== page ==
Paperweight sparks memories

Published 8:23 pm Tuesday, January 28, 2020

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Among the little things that define your life are the mementos you collect along the way.


A favorite of mine is a paperweight made of lead. It’s about an inch and a half square and clearly shows saw marks from when it was cut from a larger lead “pig.”


A makeup craftsman, known as a compositor, at a shop trading as Beacon Press in Richmond, made the weight and gave it to me in 1967. I was in college at the time and was editor of a little school publication titled The Proscript, the school newspaper for Richmond Professional Institute.


I had the pleasure of hearing the rhythmic clack of Linotype machines at Beacon, as well as at the Richmond Times Dispatch, the Alexandria Gazette and the Norfolk Virginian-Pilot in the early years of my career. In the union shops that manned all those places, those of us in the newsroom were forbidden from touching the “galleys” and “chases” that held lead type. We could only point with a pencil to something that needed to be changed or corrected and wait for the Linotype operator and/or compositor to make the changes. It was a unique and rigid world, and the smells and sounds of a makeup room linger in my mind to this day.


As I was making that circuit from Richmond to Washington (a Navy duty station) then back to Norfolk (another duty station) and eventually home to Smithfield, the world was changing so fast that it was hard to keep up, and the changes often came to small papers faster than they did to larger ones.


When I returned home in 1972 to begin working for Tom and Betty Phillips, here sat another Linotype machine, which Tom used to produce exquisite print jobs for local businesses, but already the tiny Smithfield Times was being paginated from “cold” type, printed sheets produced by a typewriter that could “justify” lines of type, making them flush left and right.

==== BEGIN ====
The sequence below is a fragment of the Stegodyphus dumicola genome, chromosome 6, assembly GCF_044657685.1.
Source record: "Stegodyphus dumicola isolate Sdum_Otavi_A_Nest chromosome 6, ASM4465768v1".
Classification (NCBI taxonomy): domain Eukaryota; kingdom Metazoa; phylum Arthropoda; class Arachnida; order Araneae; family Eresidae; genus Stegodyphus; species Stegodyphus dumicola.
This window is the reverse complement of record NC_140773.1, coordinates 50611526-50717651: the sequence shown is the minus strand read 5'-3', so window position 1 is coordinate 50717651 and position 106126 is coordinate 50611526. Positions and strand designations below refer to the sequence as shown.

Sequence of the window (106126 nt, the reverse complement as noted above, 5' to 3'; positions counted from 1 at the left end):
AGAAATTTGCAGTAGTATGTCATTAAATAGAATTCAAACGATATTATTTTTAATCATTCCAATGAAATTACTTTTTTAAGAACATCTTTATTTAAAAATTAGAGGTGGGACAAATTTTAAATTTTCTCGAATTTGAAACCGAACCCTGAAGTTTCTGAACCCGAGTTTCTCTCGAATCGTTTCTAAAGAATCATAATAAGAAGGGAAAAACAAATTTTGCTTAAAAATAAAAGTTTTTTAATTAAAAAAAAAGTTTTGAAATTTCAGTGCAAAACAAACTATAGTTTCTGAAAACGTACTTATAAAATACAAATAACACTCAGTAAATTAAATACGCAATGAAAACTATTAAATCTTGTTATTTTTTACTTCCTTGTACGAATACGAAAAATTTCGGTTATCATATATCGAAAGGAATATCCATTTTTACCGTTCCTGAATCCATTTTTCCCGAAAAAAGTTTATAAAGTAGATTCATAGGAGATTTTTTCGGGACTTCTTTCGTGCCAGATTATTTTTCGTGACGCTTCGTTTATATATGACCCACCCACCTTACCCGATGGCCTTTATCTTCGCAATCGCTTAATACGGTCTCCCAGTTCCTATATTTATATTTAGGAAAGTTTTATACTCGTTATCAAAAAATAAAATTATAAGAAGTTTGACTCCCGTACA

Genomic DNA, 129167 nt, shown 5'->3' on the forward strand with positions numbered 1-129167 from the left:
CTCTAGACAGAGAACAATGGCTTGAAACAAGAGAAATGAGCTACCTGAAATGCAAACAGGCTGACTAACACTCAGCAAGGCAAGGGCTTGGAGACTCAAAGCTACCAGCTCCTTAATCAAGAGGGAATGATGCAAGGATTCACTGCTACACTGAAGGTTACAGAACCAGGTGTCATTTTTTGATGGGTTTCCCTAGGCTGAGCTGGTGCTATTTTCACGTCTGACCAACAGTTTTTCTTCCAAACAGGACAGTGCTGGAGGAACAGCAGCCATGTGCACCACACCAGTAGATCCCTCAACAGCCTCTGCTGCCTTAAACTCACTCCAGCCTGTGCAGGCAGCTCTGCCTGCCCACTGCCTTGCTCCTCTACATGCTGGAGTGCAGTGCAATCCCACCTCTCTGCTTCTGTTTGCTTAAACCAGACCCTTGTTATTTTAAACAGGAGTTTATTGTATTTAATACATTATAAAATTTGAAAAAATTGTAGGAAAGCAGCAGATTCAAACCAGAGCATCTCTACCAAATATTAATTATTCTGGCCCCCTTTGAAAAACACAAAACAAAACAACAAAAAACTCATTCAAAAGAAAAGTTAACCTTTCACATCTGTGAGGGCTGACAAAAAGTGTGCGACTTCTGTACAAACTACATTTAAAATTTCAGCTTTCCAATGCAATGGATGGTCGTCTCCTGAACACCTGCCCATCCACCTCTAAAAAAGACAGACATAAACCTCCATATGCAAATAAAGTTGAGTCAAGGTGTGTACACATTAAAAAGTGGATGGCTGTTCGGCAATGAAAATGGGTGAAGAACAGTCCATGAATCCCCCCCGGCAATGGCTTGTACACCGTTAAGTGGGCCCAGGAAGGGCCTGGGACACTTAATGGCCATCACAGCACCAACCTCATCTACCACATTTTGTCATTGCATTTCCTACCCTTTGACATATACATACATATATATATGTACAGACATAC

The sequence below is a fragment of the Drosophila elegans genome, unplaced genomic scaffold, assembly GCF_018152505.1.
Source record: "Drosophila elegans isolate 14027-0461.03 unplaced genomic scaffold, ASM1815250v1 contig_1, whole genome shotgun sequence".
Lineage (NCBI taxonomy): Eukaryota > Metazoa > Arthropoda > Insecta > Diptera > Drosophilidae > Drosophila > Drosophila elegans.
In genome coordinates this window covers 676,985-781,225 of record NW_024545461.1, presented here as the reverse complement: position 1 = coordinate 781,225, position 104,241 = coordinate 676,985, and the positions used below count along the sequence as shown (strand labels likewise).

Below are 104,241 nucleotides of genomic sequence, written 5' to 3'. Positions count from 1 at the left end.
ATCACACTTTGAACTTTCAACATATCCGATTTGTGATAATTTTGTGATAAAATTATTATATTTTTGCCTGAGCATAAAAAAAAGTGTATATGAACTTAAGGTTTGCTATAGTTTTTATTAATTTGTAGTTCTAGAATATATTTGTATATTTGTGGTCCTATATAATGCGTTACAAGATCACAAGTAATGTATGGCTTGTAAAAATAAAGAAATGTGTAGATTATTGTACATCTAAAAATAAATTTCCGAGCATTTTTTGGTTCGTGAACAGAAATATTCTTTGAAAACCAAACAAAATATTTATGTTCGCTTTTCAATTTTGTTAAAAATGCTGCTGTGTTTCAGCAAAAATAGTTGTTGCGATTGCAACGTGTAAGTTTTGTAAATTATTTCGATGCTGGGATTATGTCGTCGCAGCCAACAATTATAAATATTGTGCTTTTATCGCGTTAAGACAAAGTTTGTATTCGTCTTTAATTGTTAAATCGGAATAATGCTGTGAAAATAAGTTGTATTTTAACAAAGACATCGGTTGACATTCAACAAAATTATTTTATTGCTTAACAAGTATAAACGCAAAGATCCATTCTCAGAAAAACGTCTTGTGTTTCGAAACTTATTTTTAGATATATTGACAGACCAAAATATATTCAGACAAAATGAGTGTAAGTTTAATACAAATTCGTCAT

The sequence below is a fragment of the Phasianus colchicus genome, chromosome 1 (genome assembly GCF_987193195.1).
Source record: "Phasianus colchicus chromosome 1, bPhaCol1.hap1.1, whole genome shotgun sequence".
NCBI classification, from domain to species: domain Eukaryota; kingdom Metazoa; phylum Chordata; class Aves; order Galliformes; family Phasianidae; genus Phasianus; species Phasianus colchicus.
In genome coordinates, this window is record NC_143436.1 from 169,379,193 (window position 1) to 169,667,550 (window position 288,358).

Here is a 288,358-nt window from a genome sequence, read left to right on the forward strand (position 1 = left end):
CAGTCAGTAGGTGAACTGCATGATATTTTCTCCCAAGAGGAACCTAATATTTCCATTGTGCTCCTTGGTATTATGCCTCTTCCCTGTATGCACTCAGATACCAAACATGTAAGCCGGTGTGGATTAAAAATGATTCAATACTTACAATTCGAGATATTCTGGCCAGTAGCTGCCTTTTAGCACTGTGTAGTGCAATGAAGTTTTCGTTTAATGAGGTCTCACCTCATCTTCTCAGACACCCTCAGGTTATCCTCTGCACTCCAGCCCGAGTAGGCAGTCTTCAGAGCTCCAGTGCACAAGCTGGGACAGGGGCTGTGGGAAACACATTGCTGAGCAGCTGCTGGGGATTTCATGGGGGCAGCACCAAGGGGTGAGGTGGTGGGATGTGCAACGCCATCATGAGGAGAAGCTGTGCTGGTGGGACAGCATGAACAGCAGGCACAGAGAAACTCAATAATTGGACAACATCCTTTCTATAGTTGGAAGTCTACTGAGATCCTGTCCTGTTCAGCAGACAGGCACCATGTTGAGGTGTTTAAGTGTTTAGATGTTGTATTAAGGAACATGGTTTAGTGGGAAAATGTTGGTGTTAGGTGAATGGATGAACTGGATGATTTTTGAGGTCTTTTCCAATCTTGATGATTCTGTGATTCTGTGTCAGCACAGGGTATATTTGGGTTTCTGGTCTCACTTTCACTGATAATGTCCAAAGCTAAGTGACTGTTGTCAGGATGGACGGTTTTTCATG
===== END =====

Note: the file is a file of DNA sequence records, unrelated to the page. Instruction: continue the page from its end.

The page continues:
That was just the beginning. As computer technology began to take root, the first big transition was to phototypesetters. The Compugraphic Company helped drive the revolution by developing relatively inexpensive machines for small newspapers and printers. Those marvels of technology could set columns of photographically imaged type and headlines. Compugraphic equipment sprang up all over the country, but were soon made obsolete by desktop computers. By the mid 1980s, small papers were shifting from phototypesetters to tiny little Mac Pluses, and the world was never the same thereafter.


Meanwhile, many daily papers were essentially stuck with massive amounts of outmoded equipment and the union contracts that went with it. They changed — everyone had to — and it was a painful transition, particularly for the tradesmen who had melted and reshaped lead into readable pages for their entire adult lives.


Here in Smithfield, we went from stripping headlines and galleys of photographically created type to computer-generated strips and eventually to computer pagination, and today, the paper is electronically transmitted every week to the Virginian-Pilot, which prints it and returns it overnight for delivery.


When I first came back to Smithfield, I would come to work on Tuesday morning at 6 a.m., and we would usually finish pasting up, photographing and preparing page negatives of a 12-page paper anywhere from 6 p.m. to 10 p.m., depending on how smoothly things went.


Then, in the wee hours of Wednesday, I would deliver page negatives to a newspaper print shop in Franklin or Suffolk and wait while a press generated that week’s paper. I would then bring them back to Smithfield for delivery.


Today, the paper is ready to be transmitted to Norfolk by about 3 p.m. most Tuesdays, and sometimes sooner.


Fifty-year-old technology would not fill the need today, but it’s nice to be able to look at a tiny paperweight and recognize how far things have come since then.